As a distributor, you may have distributed a supplier’s products for many years without there ever being a written contract in place which sets out the terms of that distributorship relationship.

Even if you buy the products from the supplier on the supplier’s written terms and conditions of sale, usually those terms will apply only to the product purchases you make, and not to the overarching distribution arrangement itself.

But the absence of a written contract does not mean that there is no contract at all – distributorship agreements do not need to be in written form.

Many commercial contracts are unwritten. Sometimes, as in the case of commercial agency contracts, there is legislation (the Commercial Agents Regulations) which “fills in the gaps” in terms of the parties’ rights and obligations, how the contract can be ended, and what happens when it ends.

Whilst there is no English legislation which does the same job for distribution contracts, the gaps in unwritten distribution contracts will to a significant extent be filled by terms implied into the contracts by English law.

The obvious gap which will not be addressed in an unwritten distribution contract is how the contract can be terminated.

How do you end an unwritten distribution contract?

Under English law, either party has a right to terminate a contract immediately if the other party has committed a breach of the contract which is so serious that it undermines the whole contract (a repudiatory breach).

But what if there is no serious breach, but the supplier or distributor wants to bring the distribution contract to an end anyway?

In a written distribution contract, there will usually be a right for either party to terminate the contract “for convenience” by giving a period of notice (such as six or 12 months’ notice).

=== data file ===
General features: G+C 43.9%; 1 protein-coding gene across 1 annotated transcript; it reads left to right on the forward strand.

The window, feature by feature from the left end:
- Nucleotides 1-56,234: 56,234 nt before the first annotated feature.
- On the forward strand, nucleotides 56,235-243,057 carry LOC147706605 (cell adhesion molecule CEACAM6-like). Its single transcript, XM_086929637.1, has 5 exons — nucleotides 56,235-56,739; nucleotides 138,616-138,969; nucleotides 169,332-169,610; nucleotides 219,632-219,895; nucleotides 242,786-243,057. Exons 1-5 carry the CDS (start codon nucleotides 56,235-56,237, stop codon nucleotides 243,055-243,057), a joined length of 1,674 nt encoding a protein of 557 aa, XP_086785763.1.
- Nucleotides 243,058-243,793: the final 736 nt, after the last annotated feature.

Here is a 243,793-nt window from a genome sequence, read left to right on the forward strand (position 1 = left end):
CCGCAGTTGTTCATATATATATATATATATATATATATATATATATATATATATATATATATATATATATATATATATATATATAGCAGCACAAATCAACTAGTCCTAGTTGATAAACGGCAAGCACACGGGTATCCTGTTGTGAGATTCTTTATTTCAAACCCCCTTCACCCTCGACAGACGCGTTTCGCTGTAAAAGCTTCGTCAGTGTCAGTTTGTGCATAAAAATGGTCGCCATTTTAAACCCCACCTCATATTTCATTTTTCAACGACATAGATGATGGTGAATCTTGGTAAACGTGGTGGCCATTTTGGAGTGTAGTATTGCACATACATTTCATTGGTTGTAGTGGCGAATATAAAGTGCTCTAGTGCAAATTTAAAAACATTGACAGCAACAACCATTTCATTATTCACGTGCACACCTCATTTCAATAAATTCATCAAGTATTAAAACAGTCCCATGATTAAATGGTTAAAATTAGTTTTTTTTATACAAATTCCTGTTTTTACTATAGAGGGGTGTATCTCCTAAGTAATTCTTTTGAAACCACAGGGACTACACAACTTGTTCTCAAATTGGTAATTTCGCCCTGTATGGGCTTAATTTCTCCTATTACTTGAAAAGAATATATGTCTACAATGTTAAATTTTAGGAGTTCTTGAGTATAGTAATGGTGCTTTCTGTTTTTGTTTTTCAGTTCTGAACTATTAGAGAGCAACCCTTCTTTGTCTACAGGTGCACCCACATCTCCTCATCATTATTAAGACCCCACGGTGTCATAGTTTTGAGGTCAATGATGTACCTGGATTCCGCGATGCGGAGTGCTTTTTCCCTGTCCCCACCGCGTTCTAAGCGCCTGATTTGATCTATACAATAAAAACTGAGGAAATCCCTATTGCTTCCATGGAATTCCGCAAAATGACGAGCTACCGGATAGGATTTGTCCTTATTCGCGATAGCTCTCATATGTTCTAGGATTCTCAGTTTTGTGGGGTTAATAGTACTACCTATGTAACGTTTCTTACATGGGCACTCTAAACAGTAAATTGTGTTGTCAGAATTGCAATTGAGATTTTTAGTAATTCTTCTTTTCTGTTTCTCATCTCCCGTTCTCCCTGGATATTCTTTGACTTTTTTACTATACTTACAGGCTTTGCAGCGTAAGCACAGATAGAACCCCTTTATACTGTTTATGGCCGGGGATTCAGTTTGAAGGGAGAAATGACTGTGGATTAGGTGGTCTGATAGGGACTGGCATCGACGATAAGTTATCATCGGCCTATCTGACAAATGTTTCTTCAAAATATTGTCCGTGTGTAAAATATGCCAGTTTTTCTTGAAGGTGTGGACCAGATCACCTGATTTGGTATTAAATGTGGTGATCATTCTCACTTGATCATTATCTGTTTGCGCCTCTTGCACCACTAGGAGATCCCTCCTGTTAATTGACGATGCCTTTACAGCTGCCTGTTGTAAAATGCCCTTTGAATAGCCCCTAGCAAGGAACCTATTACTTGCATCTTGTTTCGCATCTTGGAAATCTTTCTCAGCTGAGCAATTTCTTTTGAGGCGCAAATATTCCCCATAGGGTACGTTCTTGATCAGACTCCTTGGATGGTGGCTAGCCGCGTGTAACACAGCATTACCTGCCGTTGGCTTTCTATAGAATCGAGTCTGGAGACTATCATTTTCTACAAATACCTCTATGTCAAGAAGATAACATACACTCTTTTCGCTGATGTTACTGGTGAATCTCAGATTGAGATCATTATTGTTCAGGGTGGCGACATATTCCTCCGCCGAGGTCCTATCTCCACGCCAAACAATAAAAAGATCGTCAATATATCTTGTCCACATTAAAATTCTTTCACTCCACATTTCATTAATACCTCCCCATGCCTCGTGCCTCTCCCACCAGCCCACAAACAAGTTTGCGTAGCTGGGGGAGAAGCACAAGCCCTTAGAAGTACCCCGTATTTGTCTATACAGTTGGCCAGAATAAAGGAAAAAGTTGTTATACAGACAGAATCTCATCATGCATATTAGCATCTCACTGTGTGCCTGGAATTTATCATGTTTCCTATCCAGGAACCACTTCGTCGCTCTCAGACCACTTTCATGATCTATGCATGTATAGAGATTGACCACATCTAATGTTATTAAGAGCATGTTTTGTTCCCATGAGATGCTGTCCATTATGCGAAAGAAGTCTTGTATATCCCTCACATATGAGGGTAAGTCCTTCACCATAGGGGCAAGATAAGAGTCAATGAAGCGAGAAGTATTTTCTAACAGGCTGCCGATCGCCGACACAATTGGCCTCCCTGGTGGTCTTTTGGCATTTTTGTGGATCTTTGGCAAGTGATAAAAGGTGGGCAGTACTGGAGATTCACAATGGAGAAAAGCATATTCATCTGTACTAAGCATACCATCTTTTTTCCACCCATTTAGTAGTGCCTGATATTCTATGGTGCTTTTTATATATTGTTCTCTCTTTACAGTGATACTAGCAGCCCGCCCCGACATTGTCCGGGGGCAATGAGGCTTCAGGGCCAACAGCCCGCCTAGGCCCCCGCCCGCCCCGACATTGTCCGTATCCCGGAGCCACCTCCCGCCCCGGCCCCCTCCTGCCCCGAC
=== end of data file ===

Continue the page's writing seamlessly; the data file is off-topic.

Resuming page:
In unwritten distribution contracts which are not fixed term contracts, the starting point will usually be that at the time that the parties entered into the contract they cannot have intended that it would go on forever, with neither party having the right to exit the contract unless there was a serious (repudiatory) breach of it by one party.

As such the law will usually imply a term into the unwritten distribution contract that either party can terminate it by giving the other “reasonable notice”.

What constitutes reasonable notice of termination?

The answer will depend on the nature of the distribution arrangement in question, and the circumstances in play when the notice of termination is given.

In a series of judgments the English courts have provided a number of pointers as follows:

  • If the distribution relationship has a high degree of formality and predictable performance, that will suggest that a longer period of notice is appropriate than if the distribution relationship is very relaxed and unpredictable.
  • If the supplier’s business accounts for a high proportion of the distributor’s overall turnover, the distributor will have a stronger argument that a longer notice period is appropriate. If the distributor is not permitted to sell products which compete with the supplier’s products (or if it is implicitly accepted by the parties that the distributor will not sell competing products), then that would suggest a longer notice period would be appropriate.
  • If the distributor has put a lot of (what was called by a court) “expensive spadework” into establishing or developing a market for the supplier’s products (as will often be the case in the first few years of the distribution relationship) without having had the chance to recoup that initial investment, then that would suggest a longer period of notice would be appropriate.
  • If the business of the supplier is seasonal in nature, this might indicate that the period of notice should be calculated in seasons rather than in months.
  • Other factors may also come into play, depending on the industry in which the supplier and distributor operate and the particular circumstances of the distribution relationship.

Take home points

  • If you are a supplier with a distributor and there is no written distribution contract you should not assume you can simply end the distribution relationship without giving notice – it is likely that the distributor will be entitled to some notice, even if it is not a lengthy period.
  • If you are a distributor facing termination by your supplier, remember that even though you may not have a written contract, you may have a right to reasonable notice of termination, or a claim in damages against your supplier if the supplier ends the relationship without notice.

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